Overall, this book had compelling characters, a beautiful location and heart-wrenching plot line. Although I had problems with the characters at times, I would highly recommend this lovely story.
Pixie’s defenses are up, and it’s no wonder. She’s been uprooted, the chickens seem to have it in for her, and now her beloved sister, Charlotte, has been stricken with polio and whisked away into quarantine. So it’s not surprising Pixie lashes out. But her habit of making snap judgements–and giving her classmates nicknames like “Rotten Ricky” and “Big-Mouth Berta”–hasn’t won her any friends. At least life on the farm is getting better with the delivery of its newest resident–a runt baby lamb. Raising Buster takes patience and understanding–and this slowing down helps Pixie put things in better perspective. So too does paying attention to her neighbors, and finding that with the war on she’s not the only one missing someone. As Pixie pushes past her own pain to become a bigger person, she’s finally able to make friends; and to laugh about the fact that it is in places where she least expected it.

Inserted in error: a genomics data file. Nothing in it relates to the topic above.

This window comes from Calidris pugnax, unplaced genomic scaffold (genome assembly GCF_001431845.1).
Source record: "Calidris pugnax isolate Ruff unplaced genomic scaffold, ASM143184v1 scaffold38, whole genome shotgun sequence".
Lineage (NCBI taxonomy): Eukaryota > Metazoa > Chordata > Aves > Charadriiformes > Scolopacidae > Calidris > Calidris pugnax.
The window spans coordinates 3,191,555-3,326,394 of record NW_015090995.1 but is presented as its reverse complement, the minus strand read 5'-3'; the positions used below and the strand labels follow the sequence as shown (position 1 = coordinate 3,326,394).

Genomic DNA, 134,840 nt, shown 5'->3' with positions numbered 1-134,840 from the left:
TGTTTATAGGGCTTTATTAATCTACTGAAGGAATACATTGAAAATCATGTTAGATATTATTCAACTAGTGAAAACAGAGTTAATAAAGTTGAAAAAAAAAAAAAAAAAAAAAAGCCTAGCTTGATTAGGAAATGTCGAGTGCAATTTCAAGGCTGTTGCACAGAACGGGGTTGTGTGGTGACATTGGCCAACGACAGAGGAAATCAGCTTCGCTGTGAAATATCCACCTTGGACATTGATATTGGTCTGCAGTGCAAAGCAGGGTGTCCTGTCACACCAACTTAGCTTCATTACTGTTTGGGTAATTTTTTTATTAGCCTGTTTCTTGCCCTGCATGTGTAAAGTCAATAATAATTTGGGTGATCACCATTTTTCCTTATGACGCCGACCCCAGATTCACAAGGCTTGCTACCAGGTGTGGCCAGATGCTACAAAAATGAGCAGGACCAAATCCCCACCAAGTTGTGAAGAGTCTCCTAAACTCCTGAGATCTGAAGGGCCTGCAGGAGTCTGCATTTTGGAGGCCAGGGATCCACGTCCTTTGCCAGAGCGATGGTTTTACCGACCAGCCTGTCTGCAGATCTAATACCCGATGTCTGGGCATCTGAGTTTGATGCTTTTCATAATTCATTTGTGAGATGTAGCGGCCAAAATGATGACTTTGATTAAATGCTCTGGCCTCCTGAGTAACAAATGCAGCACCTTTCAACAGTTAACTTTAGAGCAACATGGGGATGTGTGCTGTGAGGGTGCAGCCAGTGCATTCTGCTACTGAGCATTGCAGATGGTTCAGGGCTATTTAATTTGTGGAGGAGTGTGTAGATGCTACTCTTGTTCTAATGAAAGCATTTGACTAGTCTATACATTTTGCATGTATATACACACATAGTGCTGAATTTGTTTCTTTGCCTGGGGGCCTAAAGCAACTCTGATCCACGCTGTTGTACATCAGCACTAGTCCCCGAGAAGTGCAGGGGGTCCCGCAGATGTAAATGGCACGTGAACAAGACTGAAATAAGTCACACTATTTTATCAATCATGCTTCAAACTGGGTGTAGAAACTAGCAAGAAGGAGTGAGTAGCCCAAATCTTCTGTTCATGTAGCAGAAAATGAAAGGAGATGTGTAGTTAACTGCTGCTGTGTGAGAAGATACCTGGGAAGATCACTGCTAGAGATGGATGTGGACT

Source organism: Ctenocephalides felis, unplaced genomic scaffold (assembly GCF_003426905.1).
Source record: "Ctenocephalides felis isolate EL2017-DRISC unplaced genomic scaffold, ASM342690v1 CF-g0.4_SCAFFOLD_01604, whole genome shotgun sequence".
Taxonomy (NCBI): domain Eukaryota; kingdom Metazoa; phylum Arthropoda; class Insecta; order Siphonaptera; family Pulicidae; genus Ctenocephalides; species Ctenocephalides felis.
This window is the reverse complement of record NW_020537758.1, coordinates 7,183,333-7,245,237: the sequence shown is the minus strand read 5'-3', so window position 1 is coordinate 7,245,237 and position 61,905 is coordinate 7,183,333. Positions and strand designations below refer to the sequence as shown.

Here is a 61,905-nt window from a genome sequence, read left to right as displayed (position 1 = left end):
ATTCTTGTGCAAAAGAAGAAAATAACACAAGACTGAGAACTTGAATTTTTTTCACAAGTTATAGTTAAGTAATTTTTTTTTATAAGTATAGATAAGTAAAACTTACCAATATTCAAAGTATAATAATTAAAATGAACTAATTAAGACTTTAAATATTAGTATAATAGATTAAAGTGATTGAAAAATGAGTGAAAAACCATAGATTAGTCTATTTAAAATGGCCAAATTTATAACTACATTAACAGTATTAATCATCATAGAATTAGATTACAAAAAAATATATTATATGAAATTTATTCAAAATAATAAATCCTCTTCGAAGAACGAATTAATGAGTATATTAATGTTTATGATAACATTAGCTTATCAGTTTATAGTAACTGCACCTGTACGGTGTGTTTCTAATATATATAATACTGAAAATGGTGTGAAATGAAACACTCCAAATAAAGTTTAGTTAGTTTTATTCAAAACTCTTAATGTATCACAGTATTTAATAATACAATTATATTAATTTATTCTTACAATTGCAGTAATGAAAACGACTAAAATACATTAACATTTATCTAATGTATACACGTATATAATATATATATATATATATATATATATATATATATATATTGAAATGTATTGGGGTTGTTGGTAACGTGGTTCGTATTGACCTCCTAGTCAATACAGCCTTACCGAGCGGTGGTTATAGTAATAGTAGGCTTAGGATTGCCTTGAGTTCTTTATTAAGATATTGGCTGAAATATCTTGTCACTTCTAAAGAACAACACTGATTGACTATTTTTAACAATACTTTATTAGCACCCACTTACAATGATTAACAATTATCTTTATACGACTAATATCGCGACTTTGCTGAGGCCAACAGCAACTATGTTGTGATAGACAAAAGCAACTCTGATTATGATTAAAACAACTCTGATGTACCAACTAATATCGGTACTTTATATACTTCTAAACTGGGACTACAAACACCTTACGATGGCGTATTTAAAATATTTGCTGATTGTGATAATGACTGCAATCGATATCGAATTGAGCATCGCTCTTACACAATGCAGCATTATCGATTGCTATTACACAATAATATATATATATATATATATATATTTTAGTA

This was such a sweet middle grade book I sped through in a couple of sittings. I was grabbed by the premise, the gorgeous cover and the idea of having a book set on a farm in the 1940’s. It was such a cute read and I loved Pixie. She made me chuckle with her way of addressing her peers, calling them names and standing up for herself. She seemed like a plucky girl who is in the process of learning a lot about life, family and friends.
The cast of characters was broad and interesting to see all aspects of life over three generations, as Pixie lived with her dad and grandparents on the farm. Her sister is suffering from polio and being taken cared of in a hospital, which was such a heartfelt and sad storyline between the two sisters. I loved the depth this aspect of the story added to Pixie’s world, and the guilt she carried around believing she played a part in her sisters illness.
The farm was such a nice setting for this story, and gave Pixie her own battles to face as the story progressed. As she learned more about herself, the book tackled problems I didn’t expect, such as Pixie and her relationship to the farm animals.